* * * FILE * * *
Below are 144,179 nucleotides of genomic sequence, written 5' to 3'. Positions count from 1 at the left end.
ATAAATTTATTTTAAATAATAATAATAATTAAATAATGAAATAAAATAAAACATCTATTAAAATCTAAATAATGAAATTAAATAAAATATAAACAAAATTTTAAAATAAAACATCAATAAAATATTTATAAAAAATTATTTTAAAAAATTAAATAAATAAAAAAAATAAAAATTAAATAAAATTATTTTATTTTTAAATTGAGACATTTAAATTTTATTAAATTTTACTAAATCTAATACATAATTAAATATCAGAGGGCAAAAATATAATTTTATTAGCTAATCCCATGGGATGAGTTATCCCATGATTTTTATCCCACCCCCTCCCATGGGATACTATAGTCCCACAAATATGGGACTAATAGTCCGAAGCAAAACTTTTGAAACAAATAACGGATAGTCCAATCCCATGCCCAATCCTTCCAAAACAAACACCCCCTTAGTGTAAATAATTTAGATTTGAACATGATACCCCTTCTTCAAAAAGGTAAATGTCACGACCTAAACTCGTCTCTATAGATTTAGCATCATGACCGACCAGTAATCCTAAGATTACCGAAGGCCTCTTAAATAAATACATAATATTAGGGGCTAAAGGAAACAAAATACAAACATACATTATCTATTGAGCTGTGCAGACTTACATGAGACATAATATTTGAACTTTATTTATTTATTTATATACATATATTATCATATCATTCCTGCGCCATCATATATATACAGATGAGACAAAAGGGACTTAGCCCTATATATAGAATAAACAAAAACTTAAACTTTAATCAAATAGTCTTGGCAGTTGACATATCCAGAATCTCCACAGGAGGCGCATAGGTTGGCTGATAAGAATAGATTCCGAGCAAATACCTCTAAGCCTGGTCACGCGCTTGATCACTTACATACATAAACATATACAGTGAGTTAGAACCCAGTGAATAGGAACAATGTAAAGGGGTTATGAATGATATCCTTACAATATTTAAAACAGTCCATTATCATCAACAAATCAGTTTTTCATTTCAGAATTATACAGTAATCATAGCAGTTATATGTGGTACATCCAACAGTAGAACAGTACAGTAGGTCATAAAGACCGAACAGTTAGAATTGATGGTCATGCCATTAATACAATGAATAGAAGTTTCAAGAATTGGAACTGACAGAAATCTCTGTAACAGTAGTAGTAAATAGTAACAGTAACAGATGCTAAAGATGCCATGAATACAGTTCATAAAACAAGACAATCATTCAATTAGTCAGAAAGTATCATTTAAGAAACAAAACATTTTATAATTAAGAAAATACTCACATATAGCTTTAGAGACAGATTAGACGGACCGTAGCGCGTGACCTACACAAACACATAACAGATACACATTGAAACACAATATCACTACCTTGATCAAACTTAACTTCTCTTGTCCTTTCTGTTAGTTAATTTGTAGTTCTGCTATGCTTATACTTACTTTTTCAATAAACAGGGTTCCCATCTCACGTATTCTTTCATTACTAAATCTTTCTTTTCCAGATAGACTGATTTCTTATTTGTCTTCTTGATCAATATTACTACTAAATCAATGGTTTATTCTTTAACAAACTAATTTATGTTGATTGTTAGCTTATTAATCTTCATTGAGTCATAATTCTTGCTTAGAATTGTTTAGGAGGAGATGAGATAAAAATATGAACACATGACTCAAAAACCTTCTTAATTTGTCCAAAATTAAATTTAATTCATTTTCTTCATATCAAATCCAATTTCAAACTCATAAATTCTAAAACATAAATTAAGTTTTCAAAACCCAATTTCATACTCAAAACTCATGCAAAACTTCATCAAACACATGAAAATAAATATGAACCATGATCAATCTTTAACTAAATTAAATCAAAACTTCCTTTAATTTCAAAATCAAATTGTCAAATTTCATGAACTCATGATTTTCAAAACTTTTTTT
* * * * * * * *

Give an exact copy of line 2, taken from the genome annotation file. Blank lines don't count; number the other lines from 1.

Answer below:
ATAAATTTATTTTAAATAATAATAATAATTAAATAATGAAATAAAATAAAACATCTATTAAAATCTAAATAATGAAATTAAATAAAATATAAACAAAATTTTAAAATAAAACATCAATAAAATATTTATAAAAAATTATTTTAAAAAATTAAATAAATAAAAAAAATAAAAATTAAATAAAATTATTTTATTTTTAAATTGAGACATTTAAATTTTATTAAATTTTACTAAATCTAATACATAATTAAATATCAGAGGGCAAAAATATAATTTTATTAGCTAATCCCATGGGATGAGTTATCCCATGATTTTTATCCCACCCCCTCCCATGGGATACTATAGTCCCACAAATATGGGACTAATAGTCCGAAGCAAAACTTTTGAAACAAATAACGGATAGTCCAATCCCATGCCCAATCCTTCCAAAACAAACACCCCCTTAGTGTAAATAATTTAGATTTGAACATGATACCCCTTCTTCAAAAAGGTAAATGTCACGACCTAAACTCGTCTCTATAGATTTAGCATCATGACCGACCAGTAATCCTAAGATTACCGAAGGCCTCTTAAATAAATACATAATATTAGGGGCTAAAGGAAACAAAATACAAACATACATTATCTATTGAGCTGTGCAGACTTACATGAGACATAATATTTGAACTTTATTTATTTATTTATATACATATATTATCATATCATTCCTGCGCCATCATATATATACAGATGAGACAAAAGGGACTTAGCCCTATATATAGAATAAACAAAAACTTAAACTTTAATCAAATAGTCTTGGCAGTTGACATATCCAGAATCTCCACAGGAGGCGCATAGGTTGGCTGATAAGAATAGATTCCGAGCAAATACCTCTAAGCCTGGTCACGCGCTTGATCACTTACATACATAAACATATACAGTGAGTTAGAACCCAGTGAATAGGAACAATGTAAAGGGGTTATGAATGATATCCTTACAATATTTAAAACAGTCCATTATCATCAACAAATCAGTTTTTCATTTCAGAATTATACAGTAATCATAGCAGTTATATGTGGTACATCCAACAGTAGAACAGTACAGTAGGTCATAAAGACCGAACAGTTAGAATTGATGGTCATGCCATTAATACAATGAATAGAAGTTTCAAGAATTGGAACTGACAGAAATCTCTGTAACAGTAGTAGTAAATAGTAACAGTAACAGATGCTAAAGATGCCATGAATACAGTTCATAAAACAAGACAATCATTCAATTAGTCAGAAAGTATCATTTAAGAAACAAAACATTTTATAATTAAGAAAATACTCACATATAGCTTTAGAGACAGATTAGACGGACCGTAGCGCGTGACCTACACAAACACATAACAGATACACATTGAAACACAATATCACTACCTTGATCAAACTTAACTTCTCTTGTCCTTTCTGTTAGTTAATTTGTAGTTCTGCTATGCTTATACTTACTTTTTCAATAAACAGGGTTCCCATCTCACGTATTCTTTCATTACTAAATCTTTCTTTTCCAGATAGACTGATTTCTTATTTGTCTTCTTGATCAATATTACTACTAAATCAATGGTTTATTCTTTAACAAACTAATTTATGTTGATTGTTAGCTTATTAATCTTCATTGAGTCATAATTCTTGCTTAGAATTGTTTAGGAGGAGATGAGATAAAAATATGAACACATGACTCAAAAACCTTCTTAATTTGTCCAAAATTAAATTTAATTCATTTTCTTCATATCAAATCCAATTTCAAACTCATAAATTCTAAAACATAAATTAAGTTTTCAAAACCCAATTTCATACTCAAAACTCATGCAAAACTTCATCAAACACATGAAAATAAATATGAACCATGATCAATCTTTAACTAAATTAAATCAAAACTTCCTTTAATTTCAAAATCAAATTGTCAAATTTCATGAACTCATGATTTTCAAAACTTTTTTT